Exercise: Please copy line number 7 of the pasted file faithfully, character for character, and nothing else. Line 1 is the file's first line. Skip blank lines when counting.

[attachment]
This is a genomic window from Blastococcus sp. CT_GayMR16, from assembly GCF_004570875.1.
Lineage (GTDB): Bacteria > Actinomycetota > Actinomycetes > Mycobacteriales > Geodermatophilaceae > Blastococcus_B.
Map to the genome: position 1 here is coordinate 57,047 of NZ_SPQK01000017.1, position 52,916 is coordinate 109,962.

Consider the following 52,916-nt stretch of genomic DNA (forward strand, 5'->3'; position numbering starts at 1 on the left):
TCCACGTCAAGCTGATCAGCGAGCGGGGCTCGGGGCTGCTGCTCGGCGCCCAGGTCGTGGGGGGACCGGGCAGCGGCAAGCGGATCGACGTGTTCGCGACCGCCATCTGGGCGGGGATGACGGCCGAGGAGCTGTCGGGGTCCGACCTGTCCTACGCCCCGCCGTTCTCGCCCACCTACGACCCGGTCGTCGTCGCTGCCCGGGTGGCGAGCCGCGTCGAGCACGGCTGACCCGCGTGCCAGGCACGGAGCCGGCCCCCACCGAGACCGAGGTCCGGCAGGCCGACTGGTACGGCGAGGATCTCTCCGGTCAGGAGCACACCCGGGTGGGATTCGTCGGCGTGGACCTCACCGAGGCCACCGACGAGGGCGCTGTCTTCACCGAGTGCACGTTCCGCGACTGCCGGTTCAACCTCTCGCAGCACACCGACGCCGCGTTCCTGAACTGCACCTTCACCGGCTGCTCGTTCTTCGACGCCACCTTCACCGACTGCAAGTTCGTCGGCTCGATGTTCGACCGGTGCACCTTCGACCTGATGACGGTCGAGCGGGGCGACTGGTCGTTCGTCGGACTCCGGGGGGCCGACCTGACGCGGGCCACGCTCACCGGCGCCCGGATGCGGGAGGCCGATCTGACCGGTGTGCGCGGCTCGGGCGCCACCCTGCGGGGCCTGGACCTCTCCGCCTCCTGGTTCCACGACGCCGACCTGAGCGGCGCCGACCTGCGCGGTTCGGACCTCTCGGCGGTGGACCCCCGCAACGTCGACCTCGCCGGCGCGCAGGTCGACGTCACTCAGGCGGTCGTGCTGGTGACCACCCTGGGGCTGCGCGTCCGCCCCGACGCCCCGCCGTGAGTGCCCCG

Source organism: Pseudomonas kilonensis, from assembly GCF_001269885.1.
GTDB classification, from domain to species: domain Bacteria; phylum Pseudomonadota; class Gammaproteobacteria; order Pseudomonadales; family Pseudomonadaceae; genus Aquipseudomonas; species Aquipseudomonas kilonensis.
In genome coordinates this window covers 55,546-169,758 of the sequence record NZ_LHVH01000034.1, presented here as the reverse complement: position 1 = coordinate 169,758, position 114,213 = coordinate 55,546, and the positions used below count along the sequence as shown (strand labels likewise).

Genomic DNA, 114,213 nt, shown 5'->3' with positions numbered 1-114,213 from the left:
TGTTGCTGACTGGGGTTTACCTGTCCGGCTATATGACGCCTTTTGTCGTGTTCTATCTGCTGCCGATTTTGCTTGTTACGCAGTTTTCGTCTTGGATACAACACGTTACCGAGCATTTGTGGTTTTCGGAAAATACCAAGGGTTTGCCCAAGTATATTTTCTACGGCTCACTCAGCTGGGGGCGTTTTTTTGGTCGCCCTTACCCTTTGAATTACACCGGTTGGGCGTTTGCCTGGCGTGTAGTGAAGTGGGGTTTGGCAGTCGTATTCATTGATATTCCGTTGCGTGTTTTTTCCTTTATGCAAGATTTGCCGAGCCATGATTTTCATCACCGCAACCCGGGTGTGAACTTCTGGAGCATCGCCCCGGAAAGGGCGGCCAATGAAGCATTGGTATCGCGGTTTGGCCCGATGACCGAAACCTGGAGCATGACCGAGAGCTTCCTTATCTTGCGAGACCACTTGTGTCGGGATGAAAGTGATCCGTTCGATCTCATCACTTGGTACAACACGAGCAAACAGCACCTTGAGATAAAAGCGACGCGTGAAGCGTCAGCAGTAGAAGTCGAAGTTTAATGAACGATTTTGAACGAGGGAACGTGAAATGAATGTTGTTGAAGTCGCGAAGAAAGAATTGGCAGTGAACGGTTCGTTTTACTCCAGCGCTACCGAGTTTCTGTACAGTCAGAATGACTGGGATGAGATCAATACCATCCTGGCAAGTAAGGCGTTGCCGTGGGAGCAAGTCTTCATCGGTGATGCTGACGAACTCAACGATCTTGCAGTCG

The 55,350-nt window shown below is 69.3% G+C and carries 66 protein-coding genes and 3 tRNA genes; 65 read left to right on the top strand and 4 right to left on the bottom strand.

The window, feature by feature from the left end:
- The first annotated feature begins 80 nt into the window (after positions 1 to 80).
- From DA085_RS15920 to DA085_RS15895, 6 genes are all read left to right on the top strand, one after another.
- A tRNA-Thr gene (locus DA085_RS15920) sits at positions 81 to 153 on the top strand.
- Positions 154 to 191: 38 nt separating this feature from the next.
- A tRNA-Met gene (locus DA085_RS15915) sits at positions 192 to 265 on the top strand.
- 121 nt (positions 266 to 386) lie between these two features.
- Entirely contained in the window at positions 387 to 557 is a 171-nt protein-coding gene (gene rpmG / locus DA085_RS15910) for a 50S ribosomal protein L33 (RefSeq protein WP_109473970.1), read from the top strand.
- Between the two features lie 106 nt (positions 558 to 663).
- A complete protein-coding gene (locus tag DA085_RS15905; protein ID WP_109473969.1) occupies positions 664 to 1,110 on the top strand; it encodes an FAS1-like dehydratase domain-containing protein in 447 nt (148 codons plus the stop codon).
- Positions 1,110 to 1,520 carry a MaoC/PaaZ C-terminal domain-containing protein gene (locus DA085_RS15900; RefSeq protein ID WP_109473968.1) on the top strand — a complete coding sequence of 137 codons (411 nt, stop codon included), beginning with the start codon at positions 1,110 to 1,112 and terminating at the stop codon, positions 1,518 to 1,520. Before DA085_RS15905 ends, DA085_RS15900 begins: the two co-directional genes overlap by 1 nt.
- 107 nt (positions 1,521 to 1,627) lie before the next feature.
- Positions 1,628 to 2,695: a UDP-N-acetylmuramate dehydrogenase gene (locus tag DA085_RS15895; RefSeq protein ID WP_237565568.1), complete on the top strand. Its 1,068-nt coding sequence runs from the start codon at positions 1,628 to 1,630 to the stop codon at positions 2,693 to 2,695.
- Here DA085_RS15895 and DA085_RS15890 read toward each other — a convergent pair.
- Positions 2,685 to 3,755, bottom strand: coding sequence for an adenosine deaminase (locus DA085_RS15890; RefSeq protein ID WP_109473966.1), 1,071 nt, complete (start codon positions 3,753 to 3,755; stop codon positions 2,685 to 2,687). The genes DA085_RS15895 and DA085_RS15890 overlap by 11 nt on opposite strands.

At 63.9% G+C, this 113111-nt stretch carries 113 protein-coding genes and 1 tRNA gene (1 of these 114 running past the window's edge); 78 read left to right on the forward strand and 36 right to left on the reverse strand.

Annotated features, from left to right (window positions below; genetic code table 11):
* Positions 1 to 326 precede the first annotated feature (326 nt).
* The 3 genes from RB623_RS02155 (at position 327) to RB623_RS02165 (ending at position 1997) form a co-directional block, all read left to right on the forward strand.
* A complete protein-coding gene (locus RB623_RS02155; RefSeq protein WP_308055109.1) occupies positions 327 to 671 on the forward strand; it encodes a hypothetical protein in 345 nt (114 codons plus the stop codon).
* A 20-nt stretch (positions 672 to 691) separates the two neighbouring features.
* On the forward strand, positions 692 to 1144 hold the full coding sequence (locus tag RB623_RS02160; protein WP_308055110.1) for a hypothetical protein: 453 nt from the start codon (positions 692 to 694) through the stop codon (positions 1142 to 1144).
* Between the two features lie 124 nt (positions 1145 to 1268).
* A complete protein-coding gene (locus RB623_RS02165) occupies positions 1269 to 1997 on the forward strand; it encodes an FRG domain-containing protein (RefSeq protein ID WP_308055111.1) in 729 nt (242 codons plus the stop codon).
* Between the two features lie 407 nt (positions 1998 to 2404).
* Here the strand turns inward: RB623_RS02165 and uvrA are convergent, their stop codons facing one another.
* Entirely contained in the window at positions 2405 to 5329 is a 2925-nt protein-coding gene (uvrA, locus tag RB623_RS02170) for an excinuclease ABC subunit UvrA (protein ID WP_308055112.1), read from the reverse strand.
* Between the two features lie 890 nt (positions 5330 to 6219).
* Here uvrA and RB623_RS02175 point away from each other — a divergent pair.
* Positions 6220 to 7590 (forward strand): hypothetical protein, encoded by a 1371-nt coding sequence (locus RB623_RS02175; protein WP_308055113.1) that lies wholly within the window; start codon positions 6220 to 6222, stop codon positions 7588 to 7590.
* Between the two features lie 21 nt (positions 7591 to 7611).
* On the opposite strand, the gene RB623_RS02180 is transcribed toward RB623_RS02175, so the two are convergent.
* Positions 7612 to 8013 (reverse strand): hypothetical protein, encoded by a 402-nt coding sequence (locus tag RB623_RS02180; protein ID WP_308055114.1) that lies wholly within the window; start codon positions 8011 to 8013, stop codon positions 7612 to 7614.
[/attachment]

GTDB classification, from domain to species: domain Bacteria; phylum Pseudomonadota; class Gammaproteobacteria; order Pseudomonadales; family Pseudomonadaceae; genus Aquipseudomonas; species Aquipseudomonas kilonensis.